1 Motorola Korea Components 3,581 15.0
2 Goldstar Consumer Devices 3,001 12.6
3 Goldstar Communications Industrial Devices 2,094 8.8
4 Fairchild Korea Components 1,787 7.5
5 Signetics Korea Components 1,653 6.9
6 Dongyang Precision Industrial Devices 1,303 5.5
7 Control Data Korea Components 1,203 5.0
8 IMEC Components 784 3.3
9 Taihan Electric Wire Consumer Devices 693 2.9
10 Dongnam Electric Consumer Devices 688 2.9
11 Others - 6,549 27.4
Total - 23,859 100.0




Source: KDB (1970)



 































































































  Company Products Shipments (mil. won) Share (%)
1 Motorola Korea Components 7,039 13.8
2 Goldstar Various Devices 3,613 7.1
3 Signetics Korea Components 3,524 6.9
4 Daehan Micro Components 3,276 6.4
5 Goldstar Communications Industrial Devices 2,488 4.9
6 Taihan Electric Wire Various Devices 2,331 4.6
7 Honam Electric Components 2,108 4.1
8 Samsung Sanyo Electric Various Devices 2,070 4.0
9 Dongnam Electric Consumer Devices 1,891 3.7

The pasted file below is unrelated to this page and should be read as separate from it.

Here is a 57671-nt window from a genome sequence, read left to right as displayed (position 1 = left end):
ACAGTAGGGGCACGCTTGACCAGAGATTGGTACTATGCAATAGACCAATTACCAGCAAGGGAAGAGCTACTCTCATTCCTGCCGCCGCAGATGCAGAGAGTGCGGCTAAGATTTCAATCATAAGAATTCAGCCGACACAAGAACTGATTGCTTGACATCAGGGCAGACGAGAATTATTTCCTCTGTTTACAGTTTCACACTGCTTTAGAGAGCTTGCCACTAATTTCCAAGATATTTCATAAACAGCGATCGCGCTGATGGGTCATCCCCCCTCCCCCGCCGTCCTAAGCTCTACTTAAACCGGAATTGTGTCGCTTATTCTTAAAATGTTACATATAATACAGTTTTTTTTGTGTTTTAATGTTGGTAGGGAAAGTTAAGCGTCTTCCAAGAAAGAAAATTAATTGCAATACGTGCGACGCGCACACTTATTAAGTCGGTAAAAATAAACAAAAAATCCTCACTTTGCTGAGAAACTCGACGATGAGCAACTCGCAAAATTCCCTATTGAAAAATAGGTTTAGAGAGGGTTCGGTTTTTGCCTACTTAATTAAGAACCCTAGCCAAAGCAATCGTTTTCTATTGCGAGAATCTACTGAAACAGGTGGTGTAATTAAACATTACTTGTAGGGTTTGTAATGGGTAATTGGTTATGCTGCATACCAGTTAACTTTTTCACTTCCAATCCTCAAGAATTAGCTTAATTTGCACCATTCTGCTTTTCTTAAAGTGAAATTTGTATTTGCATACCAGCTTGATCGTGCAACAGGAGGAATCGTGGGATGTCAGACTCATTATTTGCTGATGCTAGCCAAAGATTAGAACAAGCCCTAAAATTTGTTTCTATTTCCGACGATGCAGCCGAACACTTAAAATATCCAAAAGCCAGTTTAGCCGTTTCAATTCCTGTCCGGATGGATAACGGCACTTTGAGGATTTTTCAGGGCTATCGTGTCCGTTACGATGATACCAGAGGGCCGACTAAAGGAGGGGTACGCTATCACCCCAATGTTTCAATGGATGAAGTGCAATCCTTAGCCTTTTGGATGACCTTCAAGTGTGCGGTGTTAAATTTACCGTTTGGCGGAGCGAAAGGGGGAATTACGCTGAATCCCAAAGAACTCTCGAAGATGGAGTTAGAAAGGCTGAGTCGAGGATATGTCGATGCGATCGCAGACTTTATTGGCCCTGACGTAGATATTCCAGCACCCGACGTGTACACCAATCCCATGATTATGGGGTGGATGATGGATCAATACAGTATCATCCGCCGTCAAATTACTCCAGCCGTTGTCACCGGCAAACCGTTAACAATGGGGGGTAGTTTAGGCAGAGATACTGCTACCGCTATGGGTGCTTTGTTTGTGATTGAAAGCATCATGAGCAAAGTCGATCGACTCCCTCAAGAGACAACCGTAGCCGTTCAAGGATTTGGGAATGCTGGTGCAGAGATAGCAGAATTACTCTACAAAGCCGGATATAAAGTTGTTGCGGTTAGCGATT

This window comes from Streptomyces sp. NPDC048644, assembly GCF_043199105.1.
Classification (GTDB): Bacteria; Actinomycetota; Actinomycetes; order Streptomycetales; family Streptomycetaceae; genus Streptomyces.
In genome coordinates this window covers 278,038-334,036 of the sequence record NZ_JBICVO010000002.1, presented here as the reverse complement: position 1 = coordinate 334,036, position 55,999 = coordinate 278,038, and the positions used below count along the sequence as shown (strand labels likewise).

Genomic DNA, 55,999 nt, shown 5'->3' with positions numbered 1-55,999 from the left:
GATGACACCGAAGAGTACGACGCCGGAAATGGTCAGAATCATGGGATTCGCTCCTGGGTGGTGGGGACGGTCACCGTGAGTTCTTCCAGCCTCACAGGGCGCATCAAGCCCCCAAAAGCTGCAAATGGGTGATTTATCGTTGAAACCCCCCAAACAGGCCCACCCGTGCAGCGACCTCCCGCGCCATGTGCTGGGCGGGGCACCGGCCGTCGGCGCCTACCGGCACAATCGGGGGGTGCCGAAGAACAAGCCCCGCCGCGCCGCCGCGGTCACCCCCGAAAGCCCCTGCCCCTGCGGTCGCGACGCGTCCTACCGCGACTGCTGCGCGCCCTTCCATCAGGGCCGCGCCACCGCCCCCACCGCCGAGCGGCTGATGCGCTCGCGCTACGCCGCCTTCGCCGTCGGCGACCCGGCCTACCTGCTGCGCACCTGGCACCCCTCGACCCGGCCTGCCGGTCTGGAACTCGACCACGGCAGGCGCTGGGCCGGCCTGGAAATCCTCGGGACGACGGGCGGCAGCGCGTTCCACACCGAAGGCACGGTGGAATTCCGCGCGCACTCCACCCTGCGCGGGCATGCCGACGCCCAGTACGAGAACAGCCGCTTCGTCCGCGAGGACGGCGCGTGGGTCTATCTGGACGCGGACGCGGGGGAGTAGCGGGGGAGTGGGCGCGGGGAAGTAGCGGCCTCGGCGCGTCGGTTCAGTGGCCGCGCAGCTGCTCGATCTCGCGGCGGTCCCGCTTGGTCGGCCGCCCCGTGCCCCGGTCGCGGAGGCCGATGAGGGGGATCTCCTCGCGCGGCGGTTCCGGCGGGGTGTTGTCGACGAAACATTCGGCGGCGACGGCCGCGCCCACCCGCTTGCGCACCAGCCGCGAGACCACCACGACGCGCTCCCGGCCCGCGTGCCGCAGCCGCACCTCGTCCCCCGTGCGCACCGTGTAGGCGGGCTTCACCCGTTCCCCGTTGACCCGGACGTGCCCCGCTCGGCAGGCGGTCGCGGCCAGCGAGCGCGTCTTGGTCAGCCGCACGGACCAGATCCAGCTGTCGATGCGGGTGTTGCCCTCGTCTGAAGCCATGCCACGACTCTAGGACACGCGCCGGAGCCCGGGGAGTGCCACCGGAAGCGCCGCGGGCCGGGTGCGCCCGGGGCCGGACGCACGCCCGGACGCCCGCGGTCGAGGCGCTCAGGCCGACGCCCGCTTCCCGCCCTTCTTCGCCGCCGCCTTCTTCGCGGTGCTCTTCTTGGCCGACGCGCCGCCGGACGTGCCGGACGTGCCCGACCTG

10 Fairchild Korea Components 1,720 3.3
11 Others - 21,033 41.2
Total - 51,093 100.0




Source: Editorial Board, Journal of the Korea Electric Association (1972: 16)





In December 1972, Samsung Electronics established a new technology development center to improve its R&D system and to acquire advanced foreign technology, starting with reverse engineering. As foreign firms were extremely concerned about the “leakage” of technology, it was not realistic to promote technological development by attracting foreign direct investment. Samsung Electronics actively pursued vertical integration to become an integrated manufacturer of consumer electronics products. Established in August 1973, Samsung Sanyo Parts produced such core parts and components as VHF-tuners, deflection coils, and electrolytic capacitors, which had all been imported from overseas. Samsung Electronics' vertical integration strategy culminated with its entry into the semiconductor business in December 1974.